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Today's Stichomancy for Niels Bohr

The first excerpt represents the past or something you must release, and is drawn from A Daughter of Eve by Honore de Balzac:

were already brightening their myriad of brown twigs. The shrubs, the birches, the willows, the poplars were showing their first diaphanous and tender foliage. No soul resists these harmonies. Love explained Nature as it had already explained society to Marie's heart.

"I wish you have never loved any one but me," she said.

"Your wish is realized," replied Raoul. "We have awakened in each other the only true love."

He spoke the truth as he felt it. Posing before this innocent young heart as a pure man, Raoul was caught himself by his own fine sentiments. At first purely speculative and born of vanity, his love had now become sincere. He began by lying, he had ended in speaking

The second excerpt represents the present or the deciding factor of the moment, and is drawn from What is Man? by Mark Twain:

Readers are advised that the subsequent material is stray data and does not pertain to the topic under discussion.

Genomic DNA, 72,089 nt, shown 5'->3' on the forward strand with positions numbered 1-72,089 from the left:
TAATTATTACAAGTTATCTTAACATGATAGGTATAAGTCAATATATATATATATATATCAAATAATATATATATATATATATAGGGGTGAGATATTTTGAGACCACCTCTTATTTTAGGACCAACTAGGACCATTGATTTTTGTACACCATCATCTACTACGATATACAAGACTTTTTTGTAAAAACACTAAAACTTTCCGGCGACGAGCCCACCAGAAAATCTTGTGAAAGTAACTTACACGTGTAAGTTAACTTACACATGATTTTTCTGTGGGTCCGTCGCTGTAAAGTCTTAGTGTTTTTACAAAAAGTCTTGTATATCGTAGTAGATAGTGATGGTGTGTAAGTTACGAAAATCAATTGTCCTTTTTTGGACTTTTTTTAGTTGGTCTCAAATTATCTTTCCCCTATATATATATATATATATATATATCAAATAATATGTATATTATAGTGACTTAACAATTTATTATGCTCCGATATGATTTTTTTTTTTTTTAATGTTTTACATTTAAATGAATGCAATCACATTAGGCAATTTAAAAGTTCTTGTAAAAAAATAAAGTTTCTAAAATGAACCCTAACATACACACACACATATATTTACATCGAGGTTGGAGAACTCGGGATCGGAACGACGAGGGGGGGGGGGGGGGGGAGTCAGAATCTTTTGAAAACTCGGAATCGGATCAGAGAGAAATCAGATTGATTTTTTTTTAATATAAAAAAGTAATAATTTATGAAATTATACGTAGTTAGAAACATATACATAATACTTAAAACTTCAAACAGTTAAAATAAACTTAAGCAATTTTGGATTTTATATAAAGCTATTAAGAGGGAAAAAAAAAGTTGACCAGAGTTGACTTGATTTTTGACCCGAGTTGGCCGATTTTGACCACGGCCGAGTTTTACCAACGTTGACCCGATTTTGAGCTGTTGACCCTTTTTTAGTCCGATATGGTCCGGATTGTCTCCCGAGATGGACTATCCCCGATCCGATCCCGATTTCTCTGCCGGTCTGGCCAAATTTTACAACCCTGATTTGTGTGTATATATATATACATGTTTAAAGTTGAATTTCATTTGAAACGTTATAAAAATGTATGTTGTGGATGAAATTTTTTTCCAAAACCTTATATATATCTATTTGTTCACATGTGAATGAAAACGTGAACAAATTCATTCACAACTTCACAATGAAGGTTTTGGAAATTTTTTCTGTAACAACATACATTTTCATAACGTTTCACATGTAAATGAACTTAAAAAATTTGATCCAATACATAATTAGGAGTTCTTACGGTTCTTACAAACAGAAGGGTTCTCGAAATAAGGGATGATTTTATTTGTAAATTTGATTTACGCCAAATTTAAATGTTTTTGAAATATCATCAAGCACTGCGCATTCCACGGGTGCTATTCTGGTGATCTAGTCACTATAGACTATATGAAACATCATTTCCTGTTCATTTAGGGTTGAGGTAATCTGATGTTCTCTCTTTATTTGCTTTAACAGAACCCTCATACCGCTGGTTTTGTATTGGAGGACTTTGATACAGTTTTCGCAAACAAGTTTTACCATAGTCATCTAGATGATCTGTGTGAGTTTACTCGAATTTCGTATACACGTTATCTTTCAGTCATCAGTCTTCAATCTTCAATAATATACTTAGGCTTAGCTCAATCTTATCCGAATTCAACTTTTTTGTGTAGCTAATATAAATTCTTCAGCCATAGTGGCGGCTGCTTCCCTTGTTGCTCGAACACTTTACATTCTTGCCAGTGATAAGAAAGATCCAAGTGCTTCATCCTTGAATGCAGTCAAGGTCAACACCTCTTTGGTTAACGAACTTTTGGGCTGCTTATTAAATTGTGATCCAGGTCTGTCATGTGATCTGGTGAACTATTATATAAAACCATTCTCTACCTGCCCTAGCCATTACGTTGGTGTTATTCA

being of no more blood and kinship with men than are the serene eternal lights of the firmament with the poor dull tallow candles of commerce that sputter and die and leave nothing behind but a pinch of ashes and a stink.

I saw the last act of "Tannh:auser." I sat in the gloom and the deep stillness, waiting--one minute, two minutes, I do not know exactly how long--then the soft music of the hidden orchestra began to breathe its rich, long sighs out from under the distant stage, and by and by the drop-curtain parted in the middle and was drawn softly aside, disclosing the twilighted wood and a wayside shrine, with a white-robed girl praying and a man


What is Man?
The third excerpt represents the future or something you must embrace, and is drawn from De Profundis by Oscar Wilde:

for the wretched; but he has far more pity for the rich, for the hard hedonists, for those who waste their freedom in becoming slaves to things, for those who wear soft raiment and live in kings' houses. Riches and pleasure seemed to him to be really greater tragedies than poverty or sorrow. And as for altruism, who knew better than he that it is vocation not volition that determines us, and that one cannot gather grapes of thorns or figs from thistles?

To live for others as a definite self-conscious aim was not his creed. It was not the basis of his creed. When he says, 'Forgive your enemies,' it is not for the sake of the enemy, but for one's